The mom got really impatient at that point. Listen, she said. I already knew that the fluid was going to be positive. When you did the goddamned spinal tap, you said it looked like maple syrup. So I already knew there were cancer cells in there two days ago!

The social worker was unceremoniously dismissed. Apparently, they could take this extra support and shove it.

This post was adapted from a series of pieces I wrote in observance of Childhood Cancer Awareness Month last September.

Tuesday, April 22, 2014

The Gateway Book

A friend invited me to a lovely gathering at her home. She introduced me to her friends and colleagues, as a reader. Her tone was reverent and italicized. This is the kind of rare compliment that hits at the heart of a person.  But there's a qualification. I am an exclusive reader of non-fiction.

My keeping to one side of the library began with the death of my son Jacob.

Previous to this, I read everything. Fiction, non-fiction, you name it. I binge-read every Joyce Carol Oates book the libraries had.  I lived in the world of Edith Wharton until I ran out of her writing. I read my way through both sides of the New York Times bestseller list. I read the high-minded and the popular, the real and the fanciful. I was an equal opportunity reader.

It's been 14 years since Jacob died and in that time I've probably read hundreds of books, only one of them fiction. I don't know exactly why. I don't fully understand the relationship between my experience with Jacob and an inability to contemplate fiction. Maybe I felt I had no room in my heart for pretending. If it becomes any clearer, I'll let you know.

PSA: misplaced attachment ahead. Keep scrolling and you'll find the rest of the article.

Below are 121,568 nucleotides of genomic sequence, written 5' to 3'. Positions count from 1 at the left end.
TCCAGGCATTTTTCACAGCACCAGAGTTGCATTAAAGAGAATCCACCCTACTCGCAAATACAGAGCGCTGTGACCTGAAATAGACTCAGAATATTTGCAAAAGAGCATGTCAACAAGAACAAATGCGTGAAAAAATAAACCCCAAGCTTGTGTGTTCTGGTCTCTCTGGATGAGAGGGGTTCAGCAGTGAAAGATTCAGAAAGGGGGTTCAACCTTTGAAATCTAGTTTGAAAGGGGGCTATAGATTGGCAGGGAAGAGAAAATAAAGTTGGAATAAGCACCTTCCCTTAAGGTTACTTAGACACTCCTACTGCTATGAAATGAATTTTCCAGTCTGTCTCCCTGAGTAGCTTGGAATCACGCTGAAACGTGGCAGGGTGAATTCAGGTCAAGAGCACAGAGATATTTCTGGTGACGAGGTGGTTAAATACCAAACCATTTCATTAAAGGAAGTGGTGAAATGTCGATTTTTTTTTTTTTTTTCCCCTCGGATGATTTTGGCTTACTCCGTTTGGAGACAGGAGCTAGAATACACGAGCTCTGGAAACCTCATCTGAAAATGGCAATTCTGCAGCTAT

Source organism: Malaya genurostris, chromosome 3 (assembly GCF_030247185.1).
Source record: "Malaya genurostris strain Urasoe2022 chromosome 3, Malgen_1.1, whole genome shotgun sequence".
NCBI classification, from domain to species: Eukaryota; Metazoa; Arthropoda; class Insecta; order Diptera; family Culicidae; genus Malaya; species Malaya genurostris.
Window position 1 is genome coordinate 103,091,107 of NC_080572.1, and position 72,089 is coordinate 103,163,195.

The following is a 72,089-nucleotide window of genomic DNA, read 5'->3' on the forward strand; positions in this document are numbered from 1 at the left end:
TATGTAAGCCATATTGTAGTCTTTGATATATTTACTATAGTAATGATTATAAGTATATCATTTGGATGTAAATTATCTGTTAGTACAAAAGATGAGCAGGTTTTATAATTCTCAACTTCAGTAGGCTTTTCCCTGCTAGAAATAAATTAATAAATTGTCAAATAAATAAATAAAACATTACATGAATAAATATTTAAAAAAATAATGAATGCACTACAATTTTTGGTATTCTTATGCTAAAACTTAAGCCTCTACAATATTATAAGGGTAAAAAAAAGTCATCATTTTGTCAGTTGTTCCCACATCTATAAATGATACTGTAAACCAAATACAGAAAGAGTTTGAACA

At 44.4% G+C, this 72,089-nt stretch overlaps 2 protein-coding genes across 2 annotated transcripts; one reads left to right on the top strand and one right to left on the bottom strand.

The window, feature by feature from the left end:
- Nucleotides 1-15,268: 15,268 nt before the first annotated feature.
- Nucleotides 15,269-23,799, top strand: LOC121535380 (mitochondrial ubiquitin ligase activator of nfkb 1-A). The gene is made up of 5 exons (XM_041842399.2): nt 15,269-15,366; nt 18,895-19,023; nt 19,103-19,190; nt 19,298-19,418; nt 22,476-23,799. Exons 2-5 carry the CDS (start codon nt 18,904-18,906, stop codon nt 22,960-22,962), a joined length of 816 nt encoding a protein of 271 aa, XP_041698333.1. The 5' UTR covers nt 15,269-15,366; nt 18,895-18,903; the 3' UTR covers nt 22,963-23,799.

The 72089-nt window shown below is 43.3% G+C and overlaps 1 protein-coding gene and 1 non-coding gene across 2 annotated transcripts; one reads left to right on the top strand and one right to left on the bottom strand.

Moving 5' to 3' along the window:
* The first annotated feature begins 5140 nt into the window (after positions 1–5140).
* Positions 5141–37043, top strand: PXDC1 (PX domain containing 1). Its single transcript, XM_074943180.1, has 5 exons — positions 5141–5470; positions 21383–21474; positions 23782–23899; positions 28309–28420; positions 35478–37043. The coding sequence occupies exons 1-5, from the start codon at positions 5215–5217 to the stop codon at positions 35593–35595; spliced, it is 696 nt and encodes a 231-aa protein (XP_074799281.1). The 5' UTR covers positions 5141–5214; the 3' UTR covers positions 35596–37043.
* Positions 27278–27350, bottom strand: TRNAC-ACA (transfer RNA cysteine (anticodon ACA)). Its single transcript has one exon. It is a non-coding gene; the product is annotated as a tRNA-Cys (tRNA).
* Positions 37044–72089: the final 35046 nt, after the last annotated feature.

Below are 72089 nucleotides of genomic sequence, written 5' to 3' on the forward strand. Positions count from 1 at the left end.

Very recently, the friend I mentioned earlier recommended a new book. I take what she tells me seriously. If she says read this book, then I read it. So even though it’s fiction, I read the book.

The book is called 'Til the Well Runs Dry and it's the first novel by Lauren Francis-Sharma.

I love this book. I think you will too. Here is why.

This novel is truly story driven.  You will want to know what happens next. You might not be able to put it down. This is exactly what happened to me. There is a lot to be said for a book that can do this.

The characters created will seem real. They are real. They are vivid and three-dimensional. You will feel like you know them. You will be invested in what happens to them. They will be members of your inner circle.

Hard things happen to people in this book. The price you pay for getting to know them is that you'll feel their sadness. I worried. But you'll draw strength from these people. I know, because I did.

You will luxuriate in the beauty of the language. Before the characters and the story roped me in, the pure artistry held their place. You'll smell the flowers and the food, feel the fabrics and the sun. You'll be transported in a good way.